Gone was the “last resort” language from 1992 that mandated a congressional unmasking could occur only if the need “cannot be satisfied in any other fashion”.

The new guidance also empowered intelligence agencies that intercepted information from or about a congressional employee without a warrant to ask the DNI to unmask the name on their own, without a request from leaders, before disseminating an intelligence report if they believed it was “necessary” for others to “understand and assess” the intelligence reports. Such proactive unmasking language was not contained in the 1992 rules.

Likewise, the old rules required written authorization from only the CIA director. The new rules allowed the DNI’s chief lawyer to make the decision in most cases.

Officials stressed that the Gang of Eight leadership group in Congress — the House Speaker, House minority leader, Senate majority leader, Senate minority leader and the bipartisan heads of both chambers intelligence committees — were consulted about the changes in rules and routinely are alerted when a congressional identity has been unmasked.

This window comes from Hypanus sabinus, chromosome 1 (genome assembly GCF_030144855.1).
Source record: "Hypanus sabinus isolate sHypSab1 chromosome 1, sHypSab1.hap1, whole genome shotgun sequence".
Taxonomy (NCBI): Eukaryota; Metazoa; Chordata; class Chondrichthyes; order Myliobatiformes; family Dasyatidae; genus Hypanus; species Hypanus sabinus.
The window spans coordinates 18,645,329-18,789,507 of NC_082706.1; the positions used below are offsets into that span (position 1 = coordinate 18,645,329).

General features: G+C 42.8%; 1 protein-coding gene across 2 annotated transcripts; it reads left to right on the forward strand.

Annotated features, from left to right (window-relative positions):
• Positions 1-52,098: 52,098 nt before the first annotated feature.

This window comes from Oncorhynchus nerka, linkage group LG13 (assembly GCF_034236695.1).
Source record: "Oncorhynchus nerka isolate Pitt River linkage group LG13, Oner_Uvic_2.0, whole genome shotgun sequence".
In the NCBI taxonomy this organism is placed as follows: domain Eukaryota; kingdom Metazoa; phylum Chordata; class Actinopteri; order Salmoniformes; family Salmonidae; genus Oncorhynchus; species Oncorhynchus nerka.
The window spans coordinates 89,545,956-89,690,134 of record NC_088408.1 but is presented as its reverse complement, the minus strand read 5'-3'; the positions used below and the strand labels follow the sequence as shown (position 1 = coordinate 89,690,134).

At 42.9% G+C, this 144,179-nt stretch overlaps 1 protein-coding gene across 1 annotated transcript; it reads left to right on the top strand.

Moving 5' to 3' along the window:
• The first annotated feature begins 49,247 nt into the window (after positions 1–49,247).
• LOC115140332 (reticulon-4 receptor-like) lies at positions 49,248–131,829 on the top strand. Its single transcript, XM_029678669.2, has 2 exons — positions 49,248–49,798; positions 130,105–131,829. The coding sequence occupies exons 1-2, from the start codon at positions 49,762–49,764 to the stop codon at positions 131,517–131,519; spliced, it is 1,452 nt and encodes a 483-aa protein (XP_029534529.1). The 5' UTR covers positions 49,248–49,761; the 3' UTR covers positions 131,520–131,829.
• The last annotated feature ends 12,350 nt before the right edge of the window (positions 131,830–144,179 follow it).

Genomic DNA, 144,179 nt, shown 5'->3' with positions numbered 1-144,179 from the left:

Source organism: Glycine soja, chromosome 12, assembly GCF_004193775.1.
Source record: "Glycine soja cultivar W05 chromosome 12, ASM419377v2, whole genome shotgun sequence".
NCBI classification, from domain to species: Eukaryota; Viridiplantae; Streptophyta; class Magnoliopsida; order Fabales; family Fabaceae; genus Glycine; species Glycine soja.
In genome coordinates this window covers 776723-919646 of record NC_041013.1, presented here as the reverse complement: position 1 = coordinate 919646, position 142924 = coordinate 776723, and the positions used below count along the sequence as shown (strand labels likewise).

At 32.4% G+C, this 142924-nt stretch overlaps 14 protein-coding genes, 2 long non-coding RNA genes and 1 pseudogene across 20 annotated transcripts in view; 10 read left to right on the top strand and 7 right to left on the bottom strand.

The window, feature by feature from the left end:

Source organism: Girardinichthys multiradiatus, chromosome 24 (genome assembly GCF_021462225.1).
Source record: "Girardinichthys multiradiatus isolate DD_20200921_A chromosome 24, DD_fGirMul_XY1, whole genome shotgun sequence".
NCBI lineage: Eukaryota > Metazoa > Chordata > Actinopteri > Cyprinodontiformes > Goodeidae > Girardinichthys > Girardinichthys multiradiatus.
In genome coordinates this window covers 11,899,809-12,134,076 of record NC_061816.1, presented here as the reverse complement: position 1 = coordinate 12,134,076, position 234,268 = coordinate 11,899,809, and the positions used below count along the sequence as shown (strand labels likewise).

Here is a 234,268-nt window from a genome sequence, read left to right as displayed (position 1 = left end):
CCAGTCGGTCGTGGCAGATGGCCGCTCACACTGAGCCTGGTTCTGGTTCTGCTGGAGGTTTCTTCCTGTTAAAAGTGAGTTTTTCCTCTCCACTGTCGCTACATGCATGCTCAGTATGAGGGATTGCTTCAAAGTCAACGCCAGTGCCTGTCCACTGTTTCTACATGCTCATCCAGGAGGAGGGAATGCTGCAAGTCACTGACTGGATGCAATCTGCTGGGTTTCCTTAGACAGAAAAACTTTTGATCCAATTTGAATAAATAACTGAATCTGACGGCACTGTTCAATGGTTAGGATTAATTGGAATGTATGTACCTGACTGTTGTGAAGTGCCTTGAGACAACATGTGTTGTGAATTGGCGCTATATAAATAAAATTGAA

The officials acknowledged, though, that it was possible rank-and-file members of Congress were not alerted to the changing privacy standard or instances when a congressional employee has been unmasked.

Officials said the rule changes came at a time when threats to members of Congress and their staffs were increasing, including increasingly aggressive hacking and counterintelligence efforts by foreign powers.

They declined to be more specific, though Representative Dana Rohrabacher, the chairman of the subcommittee overseeing Eurasia policy, recently acknowledged he received a warning from the intelligence community in 2012 that Russia was trying to “recruit” him as an influence agent.